By August 2020, the number of people employed and the hours people worked had begun climbing back up from the massive job losses from February to April. But neither the numbers of people employed nor the hours worked are back to the pre-pandemic levels.
The number of adults employed in August rose by 2% from May to 59%.
The hours worked in August rose by nearly 20 a week.
Those working no hours fell from 3.2% in May to 2.4% in August.
A third of the population worked fewer hours in August than they had in February.
|Variable description||By age group|
|Variable time span||February to August 2020|
|Published by||ANU Poll|
The proportion of the adult population employed in August 2020 rose to 59.1 per cent after falls in April to 58.9 per cent and May to 57.1 per cent, but it is still well below the pre-COVID-19 level in February of 62 per cent.
The hours worked has followed a similar path. Average hours work fell from 21.9 hours/week in February 2020 to 18.7 in April and again to 18.5 in May. They rose slightly in August to 19.7 but still haven't caught back up to the February level. Much of the increase was driven by a reduction in the proportion of people who didn't work any hours in the reference week.
Those who worked no hours didn’t necessarily lose their jobs with a significant increase in the proportion of those employed reporting they were working zero hours. In February 0.8 per cent of employed adults worked zero hours. That expanded more than fivefold in April to 4.4 per cent, then started reducing to 3.2 per cent in May and 2.4 per cent in August.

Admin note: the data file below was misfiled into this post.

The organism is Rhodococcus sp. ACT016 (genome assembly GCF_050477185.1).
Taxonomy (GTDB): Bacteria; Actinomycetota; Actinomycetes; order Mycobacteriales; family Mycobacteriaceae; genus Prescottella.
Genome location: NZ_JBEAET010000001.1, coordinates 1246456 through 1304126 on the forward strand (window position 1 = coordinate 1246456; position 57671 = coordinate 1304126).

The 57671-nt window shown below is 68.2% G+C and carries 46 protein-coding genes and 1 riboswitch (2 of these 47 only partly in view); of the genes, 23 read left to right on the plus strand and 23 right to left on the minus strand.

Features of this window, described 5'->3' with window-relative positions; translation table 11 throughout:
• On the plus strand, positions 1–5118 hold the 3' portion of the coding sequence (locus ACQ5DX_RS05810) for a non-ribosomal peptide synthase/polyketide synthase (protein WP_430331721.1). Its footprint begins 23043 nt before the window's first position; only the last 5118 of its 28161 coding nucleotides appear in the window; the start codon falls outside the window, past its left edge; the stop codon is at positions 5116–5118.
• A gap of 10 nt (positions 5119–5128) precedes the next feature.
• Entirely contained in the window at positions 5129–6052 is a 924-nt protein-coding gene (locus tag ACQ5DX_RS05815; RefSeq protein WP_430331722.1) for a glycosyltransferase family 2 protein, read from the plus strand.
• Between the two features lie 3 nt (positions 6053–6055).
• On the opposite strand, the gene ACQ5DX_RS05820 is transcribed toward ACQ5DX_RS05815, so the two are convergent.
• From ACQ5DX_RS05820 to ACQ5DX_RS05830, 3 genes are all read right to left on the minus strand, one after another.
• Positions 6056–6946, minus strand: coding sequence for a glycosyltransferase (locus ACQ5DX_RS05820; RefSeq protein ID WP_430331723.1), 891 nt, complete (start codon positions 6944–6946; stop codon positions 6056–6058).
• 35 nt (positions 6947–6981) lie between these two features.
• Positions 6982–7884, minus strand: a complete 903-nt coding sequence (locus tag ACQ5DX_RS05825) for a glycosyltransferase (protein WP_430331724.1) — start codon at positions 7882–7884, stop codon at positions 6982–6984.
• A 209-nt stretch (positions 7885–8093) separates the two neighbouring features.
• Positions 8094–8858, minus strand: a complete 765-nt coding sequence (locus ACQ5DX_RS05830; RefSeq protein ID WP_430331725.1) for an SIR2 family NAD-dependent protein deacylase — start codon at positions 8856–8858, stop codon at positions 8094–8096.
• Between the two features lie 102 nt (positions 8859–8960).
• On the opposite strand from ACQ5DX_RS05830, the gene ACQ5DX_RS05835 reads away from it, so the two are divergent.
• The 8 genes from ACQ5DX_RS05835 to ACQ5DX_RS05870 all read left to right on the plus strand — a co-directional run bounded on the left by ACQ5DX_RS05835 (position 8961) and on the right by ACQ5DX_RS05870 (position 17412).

Nearly a third of the population, 32.6 per cent, worked fewer hours in August than in February. Closer to half, 46.9%, worked the same number of hours. But just over a fifth, 20.5 per cent, actually worked more hours in those pandemic months than previously.
Women’s working hours fell by 2.2 per cent, which was greater than the fall for men’s working hours between February and August. Those aged 65-74 experienced the largest fall in hours worked with a 5.6 hour per week greater decrease in hours than those aged 35-44.
Those born overseas worked 1.7 fewer hours per week than those born in Australia. And the first six months of the COVID-19 recession had a greater impact on the middle part of education distribution with those who finished Year 12 but didn't have a university qualification working fewer hours than those with a degree and those who hadn’t completed Year 12.